Opinion: USA Gymnastics files for bankruptcy and loses certification

By Audrey Fisher, Round Table newsroom managing editor

Following the 2016, “me too” movement that shocked the internet, victims of the former USA Gymnastics Team Doctor Larry Nassar, stepped forward. More than 250 victims have stepped forward since this movement and Nassar now faces at least 50 more years in prison before he becomes eligible for parole. While the former employees of USAG that worked to cover this abuse are now in jail, the company itself has done little for the victims.

With an estimated 350 to 400 claims nationwide, people are waiting for their answers. Instead though, USAG just filed for bankruptcy. Insurance companies will now be paying the claims against USAG, and in a way it still feels like these victims are being cheated.

Victims of Nassar were made to feel like they were crazy when they first came out about the abuse. Even after the trail of Nassar began people who had worked for USAG for years denied the reality of these claims. Instead, they made the gymnasts and the families who came forward sound ungrateful and crazy. And even after all of this, USAG has done little themselves to right the wrongs that they and their former employees caused.

We have yet to see USAG be restructured and put their athletes first. While the official training camp where most of the abuse was located has been closed, a permanent one has yet to be opened in its place. While the president of USAG stepped down along with other various officials from the company, no permanent members have been instituted to take their places. And while these gymnasts will be paid, USAG was unable to take the steps to do it themselves.

While it is understandable for the company to file bankruptcy, for many victims it still feels like they are taking the easy way out. Additionally, it is not the money that is the problem at hand. It is the fact that USAG continues to put their athletes second, and themselves first. It seems that until USAG is forced to change something, they refuse to do it themselves. And while going bankrupt will force USAG into a restructuring of their entire business, it will not change the mentality that they have adopted.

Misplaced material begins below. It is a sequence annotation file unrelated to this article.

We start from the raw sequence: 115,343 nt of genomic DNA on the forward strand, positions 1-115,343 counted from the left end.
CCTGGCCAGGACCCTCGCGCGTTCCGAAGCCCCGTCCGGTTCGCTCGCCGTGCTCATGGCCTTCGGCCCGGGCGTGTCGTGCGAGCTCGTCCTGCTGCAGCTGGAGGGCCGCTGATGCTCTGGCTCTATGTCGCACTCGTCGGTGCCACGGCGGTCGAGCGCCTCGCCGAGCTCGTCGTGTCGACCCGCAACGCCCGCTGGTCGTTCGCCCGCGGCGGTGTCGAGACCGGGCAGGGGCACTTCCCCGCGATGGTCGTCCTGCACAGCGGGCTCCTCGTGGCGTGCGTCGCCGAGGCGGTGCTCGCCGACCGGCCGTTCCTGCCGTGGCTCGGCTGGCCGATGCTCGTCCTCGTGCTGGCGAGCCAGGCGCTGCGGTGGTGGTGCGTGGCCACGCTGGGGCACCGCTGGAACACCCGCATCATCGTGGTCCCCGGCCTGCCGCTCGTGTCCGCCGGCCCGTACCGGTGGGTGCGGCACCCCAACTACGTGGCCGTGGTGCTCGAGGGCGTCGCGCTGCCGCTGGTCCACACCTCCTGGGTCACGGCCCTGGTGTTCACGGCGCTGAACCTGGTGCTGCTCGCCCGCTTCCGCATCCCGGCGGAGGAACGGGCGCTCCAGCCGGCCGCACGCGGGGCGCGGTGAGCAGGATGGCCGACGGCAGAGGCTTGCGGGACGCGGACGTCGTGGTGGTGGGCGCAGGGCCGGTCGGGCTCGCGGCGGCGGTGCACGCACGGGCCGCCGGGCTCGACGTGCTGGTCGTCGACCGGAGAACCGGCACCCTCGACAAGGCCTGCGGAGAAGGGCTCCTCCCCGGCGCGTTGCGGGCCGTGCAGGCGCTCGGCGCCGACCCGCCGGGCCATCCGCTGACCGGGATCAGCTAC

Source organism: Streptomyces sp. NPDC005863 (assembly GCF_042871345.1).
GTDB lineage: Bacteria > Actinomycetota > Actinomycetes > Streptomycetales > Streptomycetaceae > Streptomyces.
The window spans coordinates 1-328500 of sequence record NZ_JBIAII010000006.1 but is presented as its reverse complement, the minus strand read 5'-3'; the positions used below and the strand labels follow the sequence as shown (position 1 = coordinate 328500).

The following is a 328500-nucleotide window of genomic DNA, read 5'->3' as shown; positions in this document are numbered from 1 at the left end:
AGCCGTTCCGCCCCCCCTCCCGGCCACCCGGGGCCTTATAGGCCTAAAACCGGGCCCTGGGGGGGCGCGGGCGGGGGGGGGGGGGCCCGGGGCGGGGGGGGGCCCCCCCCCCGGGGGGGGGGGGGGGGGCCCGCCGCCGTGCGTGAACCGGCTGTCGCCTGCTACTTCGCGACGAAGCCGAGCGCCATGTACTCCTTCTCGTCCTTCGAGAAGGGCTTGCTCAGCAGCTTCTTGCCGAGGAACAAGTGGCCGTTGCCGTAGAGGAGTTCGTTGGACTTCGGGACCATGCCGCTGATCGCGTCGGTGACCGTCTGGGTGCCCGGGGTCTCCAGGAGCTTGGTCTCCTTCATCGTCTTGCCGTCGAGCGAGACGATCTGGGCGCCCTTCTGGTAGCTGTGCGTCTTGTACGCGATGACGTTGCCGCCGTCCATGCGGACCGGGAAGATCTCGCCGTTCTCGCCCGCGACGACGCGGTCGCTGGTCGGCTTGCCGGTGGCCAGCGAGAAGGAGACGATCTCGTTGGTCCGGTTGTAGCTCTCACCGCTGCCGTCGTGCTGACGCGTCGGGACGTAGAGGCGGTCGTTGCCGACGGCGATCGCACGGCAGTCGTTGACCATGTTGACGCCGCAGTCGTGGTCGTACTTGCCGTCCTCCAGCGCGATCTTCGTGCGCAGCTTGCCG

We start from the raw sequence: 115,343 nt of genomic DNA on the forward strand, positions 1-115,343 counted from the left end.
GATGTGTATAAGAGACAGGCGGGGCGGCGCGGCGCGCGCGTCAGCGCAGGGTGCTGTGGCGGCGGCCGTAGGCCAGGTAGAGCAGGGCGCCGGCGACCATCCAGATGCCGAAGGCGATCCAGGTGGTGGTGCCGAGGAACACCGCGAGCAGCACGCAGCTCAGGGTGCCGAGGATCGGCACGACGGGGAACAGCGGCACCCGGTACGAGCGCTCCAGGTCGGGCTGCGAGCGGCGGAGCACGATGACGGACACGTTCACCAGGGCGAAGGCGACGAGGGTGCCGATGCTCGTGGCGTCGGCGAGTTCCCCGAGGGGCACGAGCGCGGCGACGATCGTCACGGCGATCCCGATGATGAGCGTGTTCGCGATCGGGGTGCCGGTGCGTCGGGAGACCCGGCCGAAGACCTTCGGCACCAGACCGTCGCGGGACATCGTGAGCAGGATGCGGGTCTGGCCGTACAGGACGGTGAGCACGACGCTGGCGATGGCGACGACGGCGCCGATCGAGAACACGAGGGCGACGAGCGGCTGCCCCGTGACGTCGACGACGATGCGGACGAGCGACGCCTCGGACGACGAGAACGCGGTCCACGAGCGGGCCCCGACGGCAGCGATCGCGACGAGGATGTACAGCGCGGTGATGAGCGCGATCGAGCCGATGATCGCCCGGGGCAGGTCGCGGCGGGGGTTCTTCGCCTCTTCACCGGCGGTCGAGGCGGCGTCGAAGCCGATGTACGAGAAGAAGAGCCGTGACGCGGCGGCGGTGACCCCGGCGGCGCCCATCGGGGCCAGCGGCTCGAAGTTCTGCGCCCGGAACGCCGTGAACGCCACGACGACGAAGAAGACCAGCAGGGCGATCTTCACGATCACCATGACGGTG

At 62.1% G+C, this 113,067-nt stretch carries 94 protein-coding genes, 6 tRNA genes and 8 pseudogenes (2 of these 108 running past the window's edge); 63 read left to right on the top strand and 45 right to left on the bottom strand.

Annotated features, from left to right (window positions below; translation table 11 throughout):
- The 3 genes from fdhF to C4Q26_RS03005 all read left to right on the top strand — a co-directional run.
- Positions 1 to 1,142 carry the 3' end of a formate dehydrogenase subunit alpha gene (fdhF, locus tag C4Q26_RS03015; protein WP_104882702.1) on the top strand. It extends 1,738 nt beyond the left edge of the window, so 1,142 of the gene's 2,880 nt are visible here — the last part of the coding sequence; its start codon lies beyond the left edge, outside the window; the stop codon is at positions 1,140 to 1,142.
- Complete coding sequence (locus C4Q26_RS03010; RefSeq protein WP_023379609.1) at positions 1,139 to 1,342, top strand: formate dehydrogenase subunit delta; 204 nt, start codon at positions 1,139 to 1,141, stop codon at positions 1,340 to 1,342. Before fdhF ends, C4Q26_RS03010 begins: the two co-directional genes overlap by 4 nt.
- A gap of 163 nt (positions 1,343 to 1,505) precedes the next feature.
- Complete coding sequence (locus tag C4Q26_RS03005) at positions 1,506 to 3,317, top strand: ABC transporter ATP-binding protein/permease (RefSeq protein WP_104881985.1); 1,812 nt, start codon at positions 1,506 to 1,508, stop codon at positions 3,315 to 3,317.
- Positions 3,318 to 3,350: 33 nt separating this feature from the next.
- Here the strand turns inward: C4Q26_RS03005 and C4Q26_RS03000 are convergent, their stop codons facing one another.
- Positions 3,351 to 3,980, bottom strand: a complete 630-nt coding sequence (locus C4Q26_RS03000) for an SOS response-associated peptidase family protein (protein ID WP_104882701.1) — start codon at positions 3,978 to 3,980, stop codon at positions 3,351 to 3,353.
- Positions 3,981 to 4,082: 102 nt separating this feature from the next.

In addition to the shocking news of USAG filing for bankruptcy, the United States Olympic Committee announced they are now in the first stages of revoking USAG’s certification. Essentially, this means that USAG will no longer be recognized as the governing body for gymnastics in the United States. Rather, another organization will have to come forward to take their place, and if this doesn’t happen, then gymnasts will temporarily compete under the USOC.

While the revoking of this certification will also require a complete re-branding and restructuring of USAG, it will also put the athletes under immense stress as they continue to try to figure out what all of these changes mean for them. Yes, revoking this certification is a step in the right direction of correcting the wrongdoings of USAG, but it still doesn’t put the athletes first.

Gymnastics is already extremely difficult physically and mentally for the athletes who compete in it, but the constant changes and lack of compassion these athletes are living through makes it so much worse. As someone who competed under USAG for almost ten years, it is extremely difficult to watch the needs of the athletes be put to the side time and time again while the well-being of the company is put first.

This mentality isn’t only apparent in the officials of the company though. This mentality has trickled down to smaller gyms and their gymnasts as well. While competing for a local gym in Maryland, I was able to witness this first hand. Consistently through my career I was taught to put winning and succeeding above all other needs. That included my own mental and physical injuries.

That is why I still do not have the answers of how restructuring the company will change all of this. How can we expect that because we are filing for bankruptcy and are set to lose our certification everyone will automatically change their mentality? While coaches are now expected to take more training in athletes safety and signs of abuse, there are still many people out there who see nothing wrong with putting the needs of the athletes second, and the well-being of the company first.

As much as USAG would like to pretend they know exactly what they are going to do, and exactly how they are going to make it better, I don’t think they do. I don’t think anyone knows exactly what is coming next. USAG has tried to restructure before, and it hasn’t worked. And while we have time right now, that time will run out faster than we all expect.

We are only two short years away for the 2020 Olympics, and soon it’ll only be a year. No one knows what will happen if these changes are failed to be met by then. All I can say is that I truly hope USAG begins to put their athletes first and fix the mess that they’ve made.